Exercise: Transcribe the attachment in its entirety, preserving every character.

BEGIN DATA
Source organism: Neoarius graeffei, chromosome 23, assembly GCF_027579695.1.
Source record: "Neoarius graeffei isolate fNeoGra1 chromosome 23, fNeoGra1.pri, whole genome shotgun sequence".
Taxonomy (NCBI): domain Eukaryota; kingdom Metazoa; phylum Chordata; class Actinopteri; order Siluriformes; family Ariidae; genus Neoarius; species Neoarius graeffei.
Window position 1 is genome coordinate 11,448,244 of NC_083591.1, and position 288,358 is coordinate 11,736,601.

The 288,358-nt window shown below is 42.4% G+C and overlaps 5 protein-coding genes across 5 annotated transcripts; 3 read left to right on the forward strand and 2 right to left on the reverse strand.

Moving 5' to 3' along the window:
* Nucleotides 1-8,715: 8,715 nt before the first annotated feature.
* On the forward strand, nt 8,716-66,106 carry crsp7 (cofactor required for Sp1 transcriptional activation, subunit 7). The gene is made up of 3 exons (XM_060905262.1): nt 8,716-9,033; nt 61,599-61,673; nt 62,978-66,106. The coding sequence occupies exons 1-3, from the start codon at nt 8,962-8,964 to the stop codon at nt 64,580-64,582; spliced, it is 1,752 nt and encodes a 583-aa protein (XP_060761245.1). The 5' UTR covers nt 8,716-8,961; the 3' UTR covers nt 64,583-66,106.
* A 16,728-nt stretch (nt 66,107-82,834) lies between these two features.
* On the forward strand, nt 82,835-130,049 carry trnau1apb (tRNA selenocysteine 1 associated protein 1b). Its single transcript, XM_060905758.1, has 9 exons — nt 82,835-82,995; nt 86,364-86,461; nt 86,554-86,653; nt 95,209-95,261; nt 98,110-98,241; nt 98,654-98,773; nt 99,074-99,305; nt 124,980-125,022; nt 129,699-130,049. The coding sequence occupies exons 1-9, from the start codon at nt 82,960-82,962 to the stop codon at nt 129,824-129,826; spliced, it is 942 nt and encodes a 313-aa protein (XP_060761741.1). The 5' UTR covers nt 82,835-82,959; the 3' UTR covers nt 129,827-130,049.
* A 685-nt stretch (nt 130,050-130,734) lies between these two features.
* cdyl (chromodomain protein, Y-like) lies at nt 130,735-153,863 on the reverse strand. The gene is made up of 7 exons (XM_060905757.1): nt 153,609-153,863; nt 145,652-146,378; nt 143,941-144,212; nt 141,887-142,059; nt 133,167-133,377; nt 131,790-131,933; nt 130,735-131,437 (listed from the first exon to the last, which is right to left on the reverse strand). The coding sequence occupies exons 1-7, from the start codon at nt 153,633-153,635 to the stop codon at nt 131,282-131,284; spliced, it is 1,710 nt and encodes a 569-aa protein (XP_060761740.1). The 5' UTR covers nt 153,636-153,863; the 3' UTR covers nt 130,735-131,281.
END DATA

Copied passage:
Source organism: Neoarius graeffei, chromosome 23, assembly GCF_027579695.1.
Source record: "Neoarius graeffei isolate fNeoGra1 chromosome 23, fNeoGra1.pri, whole genome shotgun sequence".
Taxonomy (NCBI): domain Eukaryota; kingdom Metazoa; phylum Chordata; class Actinopteri; order Siluriformes; family Ariidae; genus Neoarius; species Neoarius graeffei.
Window position 1 is genome coordinate 11,448,244 of NC_083591.1, and position 288,358 is coordinate 11,736,601.

The 288,358-nt window shown below is 42.4% G+C and overlaps 5 protein-coding genes across 5 annotated transcripts; 3 read left to right on the forward strand and 2 right to left on the reverse strand.

Moving 5' to 3' along the window:
* Nucleotides 1-8,715: 8,715 nt before the first annotated feature.
* On the forward strand, nt 8,716-66,106 carry crsp7 (cofactor required for Sp1 transcriptional activation, subunit 7). The gene is made up of 3 exons (XM_060905262.1): nt 8,716-9,033; nt 61,599-61,673; nt 62,978-66,106. The coding sequence occupies exons 1-3, from the start codon at nt 8,962-8,964 to the stop codon at nt 64,580-64,582; spliced, it is 1,752 nt and encodes a 583-aa protein (XP_060761245.1). The 5' UTR covers nt 8,716-8,961; the 3' UTR covers nt 64,583-66,106.
* A 16,728-nt stretch (nt 66,107-82,834) lies between these two features.
* On the forward strand, nt 82,835-130,049 carry trnau1apb (tRNA selenocysteine 1 associated protein 1b). Its single transcript, XM_060905758.1, has 9 exons — nt 82,835-82,995; nt 86,364-86,461; nt 86,554-86,653; nt 95,209-95,261; nt 98,110-98,241; nt 98,654-98,773; nt 99,074-99,305; nt 124,980-125,022; nt 129,699-130,049. The coding sequence occupies exons 1-9, from the start codon at nt 82,960-82,962 to the stop codon at nt 129,824-129,826; spliced, it is 942 nt and encodes a 313-aa protein (XP_060761741.1). The 5' UTR covers nt 82,835-82,959; the 3' UTR covers nt 129,827-130,049.
* A 685-nt stretch (nt 130,050-130,734) lies between these two features.
* cdyl (chromodomain protein, Y-like) lies at nt 130,735-153,863 on the reverse strand. The gene is made up of 7 exons (XM_060905757.1): nt 153,609-153,863; nt 145,652-146,378; nt 143,941-144,212; nt 141,887-142,059; nt 133,167-133,377; nt 131,790-131,933; nt 130,735-131,437 (listed from the first exon to the last, which is right to left on the reverse strand). The coding sequence occupies exons 1-7, from the start codon at nt 153,633-153,635 to the stop codon at nt 131,282-131,284; spliced, it is 1,710 nt and encodes a 569-aa protein (XP_060761740.1). The 5' UTR covers nt 153,636-153,863; the 3' UTR covers nt 130,735-131,281.